Even as the music business deals with the myriad challenges of the digital age, another huge problem may be sneaking up behind it.
While the industry is beset by more immediate concerns over new platforms and digital copyright protection, its slack preservation efforts — complicated by technical, operational, fiscal and copyright challenges — risk imperiling its legacy, according to a study released recently by the Library of Congress’ National Recording Preservation Board.
The 169-page white paper, subtitled “A National Legacy at Risk in the Digital Age,” concludes that nothing less than congressional revision of copyright law will help alleviate the many issues facing overtaxed, underfunded, technologically inadequate institutions involved in preservation work.
The major sectors of showbiz are working to preserve iconic works (Variety, Aug. 2-8) and U.S. music labels have taken steps to ensure preservation of their catalogs, but, crucially, “It is uncertain whether master recordings are being maintained or preserved when there is no prospect for their reissue or for monetary gain from their digital distribution,” according to the NRPB study.
Some masters have been junked or destroyed by the labels to reduce costs. Furthermore, many artists themselves now hold their own masters, which are at risk because of improper storage.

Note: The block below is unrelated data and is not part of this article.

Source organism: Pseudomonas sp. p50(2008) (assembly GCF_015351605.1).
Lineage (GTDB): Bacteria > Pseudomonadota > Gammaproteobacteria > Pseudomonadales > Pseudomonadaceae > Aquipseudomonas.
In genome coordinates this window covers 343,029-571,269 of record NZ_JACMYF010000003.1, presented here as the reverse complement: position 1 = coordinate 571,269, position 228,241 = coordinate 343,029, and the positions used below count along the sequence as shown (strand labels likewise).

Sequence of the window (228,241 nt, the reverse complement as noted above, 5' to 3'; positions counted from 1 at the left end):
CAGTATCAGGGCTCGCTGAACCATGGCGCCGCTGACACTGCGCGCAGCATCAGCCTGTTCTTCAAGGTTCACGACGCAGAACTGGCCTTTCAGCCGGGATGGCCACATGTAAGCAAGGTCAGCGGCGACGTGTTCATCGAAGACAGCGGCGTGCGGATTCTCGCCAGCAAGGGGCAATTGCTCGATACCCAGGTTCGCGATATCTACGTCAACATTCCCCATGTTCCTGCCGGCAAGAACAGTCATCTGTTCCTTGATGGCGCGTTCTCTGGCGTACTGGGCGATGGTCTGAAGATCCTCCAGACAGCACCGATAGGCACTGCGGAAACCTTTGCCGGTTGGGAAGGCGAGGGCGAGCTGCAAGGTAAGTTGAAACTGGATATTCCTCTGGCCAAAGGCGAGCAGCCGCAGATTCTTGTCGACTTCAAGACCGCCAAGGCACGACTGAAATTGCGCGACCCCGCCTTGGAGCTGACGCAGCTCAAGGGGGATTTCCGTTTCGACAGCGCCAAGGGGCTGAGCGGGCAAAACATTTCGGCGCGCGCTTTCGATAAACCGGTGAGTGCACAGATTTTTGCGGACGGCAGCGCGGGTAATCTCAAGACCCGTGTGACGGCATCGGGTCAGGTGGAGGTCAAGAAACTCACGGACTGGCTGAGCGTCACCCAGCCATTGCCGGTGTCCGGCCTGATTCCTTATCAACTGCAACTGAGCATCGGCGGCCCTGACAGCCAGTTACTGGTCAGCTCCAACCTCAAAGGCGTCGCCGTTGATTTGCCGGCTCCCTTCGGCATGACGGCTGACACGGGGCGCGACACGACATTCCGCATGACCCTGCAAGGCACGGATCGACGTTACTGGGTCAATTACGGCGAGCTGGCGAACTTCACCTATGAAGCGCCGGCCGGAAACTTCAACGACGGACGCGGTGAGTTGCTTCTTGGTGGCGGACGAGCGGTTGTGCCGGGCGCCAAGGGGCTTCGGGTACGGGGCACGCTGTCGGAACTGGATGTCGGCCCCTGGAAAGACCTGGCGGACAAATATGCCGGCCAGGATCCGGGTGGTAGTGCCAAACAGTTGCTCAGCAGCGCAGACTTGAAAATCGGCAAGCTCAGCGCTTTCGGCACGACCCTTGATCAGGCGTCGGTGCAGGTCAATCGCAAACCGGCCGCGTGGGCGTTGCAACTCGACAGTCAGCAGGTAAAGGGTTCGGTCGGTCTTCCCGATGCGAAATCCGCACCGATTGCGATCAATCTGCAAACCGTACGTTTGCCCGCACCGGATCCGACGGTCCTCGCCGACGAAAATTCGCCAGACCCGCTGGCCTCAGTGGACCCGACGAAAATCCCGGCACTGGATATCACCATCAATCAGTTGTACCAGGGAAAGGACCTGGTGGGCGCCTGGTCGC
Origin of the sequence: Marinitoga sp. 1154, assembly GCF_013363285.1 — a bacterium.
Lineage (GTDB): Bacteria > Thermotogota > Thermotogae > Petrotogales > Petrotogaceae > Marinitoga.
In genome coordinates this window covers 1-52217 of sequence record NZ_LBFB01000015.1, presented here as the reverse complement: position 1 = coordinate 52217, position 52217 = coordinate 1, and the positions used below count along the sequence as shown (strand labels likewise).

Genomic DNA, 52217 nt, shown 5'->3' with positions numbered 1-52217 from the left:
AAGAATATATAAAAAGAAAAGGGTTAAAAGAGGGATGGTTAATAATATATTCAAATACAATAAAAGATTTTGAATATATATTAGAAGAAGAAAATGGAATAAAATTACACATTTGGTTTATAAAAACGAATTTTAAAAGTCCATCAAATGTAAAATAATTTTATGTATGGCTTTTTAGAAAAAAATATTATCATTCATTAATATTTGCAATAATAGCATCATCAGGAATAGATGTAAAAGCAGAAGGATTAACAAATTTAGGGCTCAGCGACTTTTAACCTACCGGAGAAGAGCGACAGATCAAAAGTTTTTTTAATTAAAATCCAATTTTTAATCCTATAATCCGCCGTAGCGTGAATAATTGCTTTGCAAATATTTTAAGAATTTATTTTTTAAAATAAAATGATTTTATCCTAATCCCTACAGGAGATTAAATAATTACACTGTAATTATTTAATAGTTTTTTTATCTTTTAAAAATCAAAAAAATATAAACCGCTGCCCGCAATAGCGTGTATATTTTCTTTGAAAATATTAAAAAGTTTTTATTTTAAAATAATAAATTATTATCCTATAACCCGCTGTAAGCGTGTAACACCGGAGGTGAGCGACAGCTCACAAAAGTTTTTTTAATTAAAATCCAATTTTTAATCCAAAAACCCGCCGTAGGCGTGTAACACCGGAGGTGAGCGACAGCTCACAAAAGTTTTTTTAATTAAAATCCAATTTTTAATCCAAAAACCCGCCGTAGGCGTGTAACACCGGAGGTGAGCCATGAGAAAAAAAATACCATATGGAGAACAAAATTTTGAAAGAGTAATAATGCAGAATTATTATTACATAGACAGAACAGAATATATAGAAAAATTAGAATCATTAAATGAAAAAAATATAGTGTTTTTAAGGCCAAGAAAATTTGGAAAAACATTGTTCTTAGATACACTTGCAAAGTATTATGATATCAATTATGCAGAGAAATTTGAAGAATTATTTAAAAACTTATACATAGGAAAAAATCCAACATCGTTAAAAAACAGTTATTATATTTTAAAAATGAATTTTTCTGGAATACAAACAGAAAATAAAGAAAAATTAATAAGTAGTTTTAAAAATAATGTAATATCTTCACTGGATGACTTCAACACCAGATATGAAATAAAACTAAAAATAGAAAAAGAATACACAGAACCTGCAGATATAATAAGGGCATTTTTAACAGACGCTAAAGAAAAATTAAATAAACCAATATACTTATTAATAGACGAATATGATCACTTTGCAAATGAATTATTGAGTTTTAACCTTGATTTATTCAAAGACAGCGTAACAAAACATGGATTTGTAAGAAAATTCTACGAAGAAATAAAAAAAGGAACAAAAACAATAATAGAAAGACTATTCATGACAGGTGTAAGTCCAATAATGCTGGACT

Though public institutions, libraries and archives hold some 46 million recordings, few of them know the extent of their holdings or their condition or have the technical means to preserve them, the NRPB says.
And while digital releases would seem to be more easily stored and transferred, they actually may be as endangered as antique wax cylinders. “Current programs to systematically preserve (digital) recordings are inadequate,” says the NRPB.
Funding for preservation is “decentralized and inadequate,” the study says. And the problem has only grown with the steep music-industry downturn of the last decade: The study notes, for instance, that the Grammy Foundation’s preservation awards totaled $441,000 in 2008 and just $150,000 in 2009.
Analog-to-digital archiving is beyond the scope of most institutions. The study takes a dim view of recordable CDs as an archival medium, noting they have “placed preservation programs at great risk.”
Copyright statutes have largely complicated efforts.
“Were copyright law followed to the letter, little audio preservation would be undertaken,” the study says. “Were the law strictly enforced, it would brand virtually all audio preservation as illegal.”